If you are interested in this integration, or any others, please get in touch – info@decisionsfirst.com.

DMNBookFrontCoverSmallI am working on a new book – Real-World Decision Modeling with DMN – with Jan Purchase and he recently posted another great post – How DMN Allows Business Rules to Scale. While decision modeling with DMN is not JUST about writing business rules (as I noted earlier), this is a great use case for it. Jan does a nice job outlining why it can be hard to scale business rules projects and how it gets especially hard when you start thinking about how to structure them.

I would add a couple of things:

  • We have found that the many:many relationship between process tasks and business rules is best managed using a decision model. While simply grouping rules into decision tables or rulesets helps with simple decisions, complex ones can end up smeared across multiple tasks if you are not careful. Structuring the decision explicitly using a decision model really helps.
  • When doing decision models we regularly identify rules and facts (information) that are not in the end needed. The SMEs say they need this piece of information to make a decision or tell you that such and such is a rule. However building a decision model forces real choices and we often find that the way they REALLY make the decision does not use that information and the rule, while potentially true in the general case, is not relevant to the specific project at hand. The decision model acts as a lens, focusing you on what you need to know to get something done – a decision to be made.
  • Decision models don’t assume business rules are the objective, allowing you to build them even if you are not sure you can/will document the business rules. As I said in this post on reasons to model decisions, there are many reasons to model decisions. This allows you to start with a decision model without having to know where you are going to end up.

Decision modeling is a powerful tool and one you should be considering, especially if you are working in business rules.

I got an email today from a doctoral student trying to complete their dissertation. They are looking for 10 or so participants to complete data collection for a study on The Role of Data Governance Mechanism in Managing the Big Data Environment.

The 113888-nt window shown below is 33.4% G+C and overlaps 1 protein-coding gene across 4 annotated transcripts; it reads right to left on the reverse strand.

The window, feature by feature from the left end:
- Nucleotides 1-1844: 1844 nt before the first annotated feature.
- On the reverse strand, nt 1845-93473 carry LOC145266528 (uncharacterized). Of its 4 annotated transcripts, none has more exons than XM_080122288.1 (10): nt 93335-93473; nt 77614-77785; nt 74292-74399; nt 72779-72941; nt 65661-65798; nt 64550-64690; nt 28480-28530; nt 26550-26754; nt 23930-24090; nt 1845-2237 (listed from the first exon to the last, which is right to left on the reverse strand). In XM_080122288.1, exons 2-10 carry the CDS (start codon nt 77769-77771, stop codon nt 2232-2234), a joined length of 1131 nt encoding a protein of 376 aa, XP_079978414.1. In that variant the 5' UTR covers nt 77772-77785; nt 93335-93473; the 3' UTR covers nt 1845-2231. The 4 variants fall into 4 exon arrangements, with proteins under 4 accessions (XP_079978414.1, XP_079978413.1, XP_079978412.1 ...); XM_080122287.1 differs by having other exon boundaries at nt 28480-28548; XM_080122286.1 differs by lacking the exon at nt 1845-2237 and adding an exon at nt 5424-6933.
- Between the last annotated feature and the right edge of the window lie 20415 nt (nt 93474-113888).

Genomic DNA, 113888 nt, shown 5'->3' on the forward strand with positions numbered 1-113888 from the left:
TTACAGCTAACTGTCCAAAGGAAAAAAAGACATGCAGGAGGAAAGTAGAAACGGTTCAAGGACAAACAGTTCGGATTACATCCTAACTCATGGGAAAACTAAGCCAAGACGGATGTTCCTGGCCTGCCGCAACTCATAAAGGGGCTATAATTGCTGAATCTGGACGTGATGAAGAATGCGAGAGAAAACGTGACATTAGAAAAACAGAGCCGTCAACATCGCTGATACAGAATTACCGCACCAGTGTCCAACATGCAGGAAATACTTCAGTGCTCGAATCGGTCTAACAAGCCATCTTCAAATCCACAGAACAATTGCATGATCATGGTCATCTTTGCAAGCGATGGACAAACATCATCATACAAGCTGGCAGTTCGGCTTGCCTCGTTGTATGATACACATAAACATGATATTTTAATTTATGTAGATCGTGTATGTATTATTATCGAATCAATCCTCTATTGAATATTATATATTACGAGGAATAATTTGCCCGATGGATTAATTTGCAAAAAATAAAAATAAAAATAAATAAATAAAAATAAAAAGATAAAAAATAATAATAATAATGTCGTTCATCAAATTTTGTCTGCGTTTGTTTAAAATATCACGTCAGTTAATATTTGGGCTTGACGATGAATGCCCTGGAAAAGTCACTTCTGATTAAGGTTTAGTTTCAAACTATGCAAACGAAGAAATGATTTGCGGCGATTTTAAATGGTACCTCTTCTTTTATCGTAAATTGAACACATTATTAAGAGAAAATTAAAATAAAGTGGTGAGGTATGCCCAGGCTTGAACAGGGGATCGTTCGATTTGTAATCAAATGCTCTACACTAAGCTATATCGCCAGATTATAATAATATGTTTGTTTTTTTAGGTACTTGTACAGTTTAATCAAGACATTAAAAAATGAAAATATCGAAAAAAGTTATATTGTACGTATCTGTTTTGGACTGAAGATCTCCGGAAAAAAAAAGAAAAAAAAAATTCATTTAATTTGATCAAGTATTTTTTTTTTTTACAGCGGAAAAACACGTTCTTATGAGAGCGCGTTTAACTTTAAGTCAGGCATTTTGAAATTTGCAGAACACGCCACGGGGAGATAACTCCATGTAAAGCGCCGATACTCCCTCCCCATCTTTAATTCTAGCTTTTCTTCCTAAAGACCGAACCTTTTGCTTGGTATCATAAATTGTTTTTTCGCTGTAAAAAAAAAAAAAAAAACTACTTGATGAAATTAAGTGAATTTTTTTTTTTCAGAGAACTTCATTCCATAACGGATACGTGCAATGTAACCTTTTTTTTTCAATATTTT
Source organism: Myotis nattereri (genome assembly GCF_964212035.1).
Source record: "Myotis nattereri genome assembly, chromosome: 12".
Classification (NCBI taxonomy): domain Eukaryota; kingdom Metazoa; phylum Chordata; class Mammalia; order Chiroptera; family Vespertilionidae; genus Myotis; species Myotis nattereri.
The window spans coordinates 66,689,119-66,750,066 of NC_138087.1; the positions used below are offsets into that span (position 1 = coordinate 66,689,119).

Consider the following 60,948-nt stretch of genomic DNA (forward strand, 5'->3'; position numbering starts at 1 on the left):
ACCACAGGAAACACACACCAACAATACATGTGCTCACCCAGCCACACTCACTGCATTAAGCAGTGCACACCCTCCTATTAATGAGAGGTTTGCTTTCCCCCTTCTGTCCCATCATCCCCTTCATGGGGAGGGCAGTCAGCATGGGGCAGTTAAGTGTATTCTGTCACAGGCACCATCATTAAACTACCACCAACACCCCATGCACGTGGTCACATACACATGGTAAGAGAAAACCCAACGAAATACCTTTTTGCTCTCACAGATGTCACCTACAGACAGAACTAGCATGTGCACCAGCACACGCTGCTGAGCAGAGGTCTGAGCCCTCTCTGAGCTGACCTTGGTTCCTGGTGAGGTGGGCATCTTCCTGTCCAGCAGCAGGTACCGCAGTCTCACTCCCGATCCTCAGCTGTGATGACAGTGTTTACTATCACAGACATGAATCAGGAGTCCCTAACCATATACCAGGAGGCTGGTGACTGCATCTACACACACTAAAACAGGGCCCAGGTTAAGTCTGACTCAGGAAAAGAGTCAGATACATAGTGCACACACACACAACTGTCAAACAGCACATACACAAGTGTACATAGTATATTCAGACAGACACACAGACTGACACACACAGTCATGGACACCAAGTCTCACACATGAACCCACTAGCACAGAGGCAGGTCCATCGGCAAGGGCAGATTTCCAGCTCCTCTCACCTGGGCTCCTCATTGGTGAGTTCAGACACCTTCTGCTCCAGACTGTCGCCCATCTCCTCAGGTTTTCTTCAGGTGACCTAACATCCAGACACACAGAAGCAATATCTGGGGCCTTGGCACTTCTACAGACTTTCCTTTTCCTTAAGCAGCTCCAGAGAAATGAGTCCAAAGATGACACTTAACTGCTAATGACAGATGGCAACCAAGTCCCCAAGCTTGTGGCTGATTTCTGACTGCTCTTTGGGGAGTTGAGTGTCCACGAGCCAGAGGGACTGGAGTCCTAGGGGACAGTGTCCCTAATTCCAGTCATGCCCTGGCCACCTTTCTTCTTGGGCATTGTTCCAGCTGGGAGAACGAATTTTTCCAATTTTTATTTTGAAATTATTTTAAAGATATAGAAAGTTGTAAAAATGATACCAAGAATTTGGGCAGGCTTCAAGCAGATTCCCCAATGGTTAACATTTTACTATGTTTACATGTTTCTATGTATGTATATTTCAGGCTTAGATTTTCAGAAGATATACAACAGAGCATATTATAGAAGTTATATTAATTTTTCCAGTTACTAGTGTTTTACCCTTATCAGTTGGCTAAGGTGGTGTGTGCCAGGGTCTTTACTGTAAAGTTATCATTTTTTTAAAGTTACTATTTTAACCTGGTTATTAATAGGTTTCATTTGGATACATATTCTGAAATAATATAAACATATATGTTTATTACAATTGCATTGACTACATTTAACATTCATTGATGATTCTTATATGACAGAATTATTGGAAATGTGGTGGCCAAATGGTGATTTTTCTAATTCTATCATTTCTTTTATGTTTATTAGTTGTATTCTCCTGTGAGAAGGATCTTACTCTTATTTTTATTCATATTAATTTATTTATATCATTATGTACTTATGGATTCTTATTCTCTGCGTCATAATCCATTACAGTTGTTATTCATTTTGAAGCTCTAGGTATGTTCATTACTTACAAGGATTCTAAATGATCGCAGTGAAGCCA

If you’re interested, please contact Stephanie by email for more information:
Stephanie Cutter
sstreich@capellauniversity.edu

As regular readers know I have been working on a new decision modeling book – Real World Decision Modeling with DMN – with Jan Purchase. While you wait for this book from Meghan-Kiffer press you might want to check out Questioning BPM? This was a fascinating exercise in which Paul Harmon and Roger Tregear asked a whole bunch of us – about 30 – to answer a set of questions about business process management.

I wrote on a couple of topics for this book:

  • Should BPM include decisions or not?
    When initiating a BPM project or setting up a BPM competency, organizations often wonder if they should include decisions, and business rules, in these BPM initiatives. The answer, as it so often seems to be, is both Yes and No.
  • Why do we need a separate modelling notation for decisions?
    The Object Management Group has long had a modeling notation for business processes – the Business Process Model and Notation. This has recently been joined by a decision modeling notation – the Decision Model and Notation or DMN (as well as the Case Management Model and Notation or CMMN). Why do those modeling processes need to know this new notation and how should they use it alongside their process models?

The book is available now from amazon.com and as a Kindle edition. There’s a great summary on the MK Press site too – Questioning BPM?

If you want to learn more about decision modeling check out our white paper or sign up for our training.